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[This story contains spoilers for “International Break,” the 10th episode of Ted Lasso season three.]
Ted Lasso’s title character is mostly off screen in this episode, which scattered several AFC Richmond players as they suited up for their national teams and left those at home with less to do at Nelson Road than a normal week during the club season. The show has pulled focus away from Ted and the club successfully in the past, but “International Break” felt somewhat disjointed.
Rebecca (Hannah Waddingham) getting a new measure of closure with Rupert played well, and the seemingly inevitable reunion between Roy (Brett Goldstein) and Keeley (Juno Temple) had its moments too. Nate’s (Nick Mohammed) story, on the other hand, still feels like it’s missing beats, while Sam (Toheeb Jimoh) is forced to take another setback.
Taking each of the plot threads individually:
Rebecca reluctantly accepts an invitation from Rupert (Anthony Head) to join other team owners at a meeting where Edwin Akufo (a returning Sam Richardson) pitches forming a super league of top clubs, which would badly squeeze the sport’s middle class — to which Richmond absolutely belongs, one season removed from having been relegated — and fans in the name of bigger profits for the Manchester Citys and West Hams of this world.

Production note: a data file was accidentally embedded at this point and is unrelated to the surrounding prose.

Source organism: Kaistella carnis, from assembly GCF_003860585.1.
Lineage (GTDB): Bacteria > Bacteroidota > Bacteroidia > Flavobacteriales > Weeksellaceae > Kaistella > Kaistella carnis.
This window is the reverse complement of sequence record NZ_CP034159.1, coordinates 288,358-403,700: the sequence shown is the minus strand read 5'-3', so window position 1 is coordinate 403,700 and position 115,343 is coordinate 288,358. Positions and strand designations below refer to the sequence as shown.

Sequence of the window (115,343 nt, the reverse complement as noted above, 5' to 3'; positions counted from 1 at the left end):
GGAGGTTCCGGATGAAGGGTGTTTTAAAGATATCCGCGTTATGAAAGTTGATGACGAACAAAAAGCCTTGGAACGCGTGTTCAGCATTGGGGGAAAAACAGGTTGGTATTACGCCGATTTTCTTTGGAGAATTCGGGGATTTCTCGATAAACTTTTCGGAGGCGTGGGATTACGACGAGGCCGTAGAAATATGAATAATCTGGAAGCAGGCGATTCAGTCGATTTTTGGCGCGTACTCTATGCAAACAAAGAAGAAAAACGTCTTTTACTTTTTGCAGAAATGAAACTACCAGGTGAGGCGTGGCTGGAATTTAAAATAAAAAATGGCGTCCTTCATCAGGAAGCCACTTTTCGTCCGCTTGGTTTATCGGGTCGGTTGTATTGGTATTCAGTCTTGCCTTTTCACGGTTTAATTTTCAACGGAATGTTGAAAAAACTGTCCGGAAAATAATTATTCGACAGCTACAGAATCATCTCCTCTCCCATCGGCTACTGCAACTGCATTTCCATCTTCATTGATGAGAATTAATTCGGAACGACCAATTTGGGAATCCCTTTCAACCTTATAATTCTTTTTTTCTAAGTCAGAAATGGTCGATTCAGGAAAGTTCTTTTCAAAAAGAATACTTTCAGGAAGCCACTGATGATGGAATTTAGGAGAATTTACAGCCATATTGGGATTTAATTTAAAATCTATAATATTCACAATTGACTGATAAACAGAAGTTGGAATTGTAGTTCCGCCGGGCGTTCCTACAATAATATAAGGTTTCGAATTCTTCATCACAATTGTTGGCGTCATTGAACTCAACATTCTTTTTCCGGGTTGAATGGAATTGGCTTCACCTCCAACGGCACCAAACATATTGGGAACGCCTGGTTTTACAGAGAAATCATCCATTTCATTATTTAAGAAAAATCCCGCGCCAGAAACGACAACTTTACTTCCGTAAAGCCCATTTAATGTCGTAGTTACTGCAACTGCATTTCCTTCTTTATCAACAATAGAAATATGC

Rebecca suspects she’s there so the people around Edwin won’t exclusively be old white men, and it seems she’s right. As Edwin makes his case and some of the other owners seem receptive, she sees them as little boys hoarding their playthings (similar to how she saw her younger self in the mirror as she was steeling herself for seeing Rupert). She then delivers a speech that sums up most of the sentiment that took apart the real-life European super league proposal two years ago (though most of it came from supporters and others outside the 12 clubs initially involved in the plan).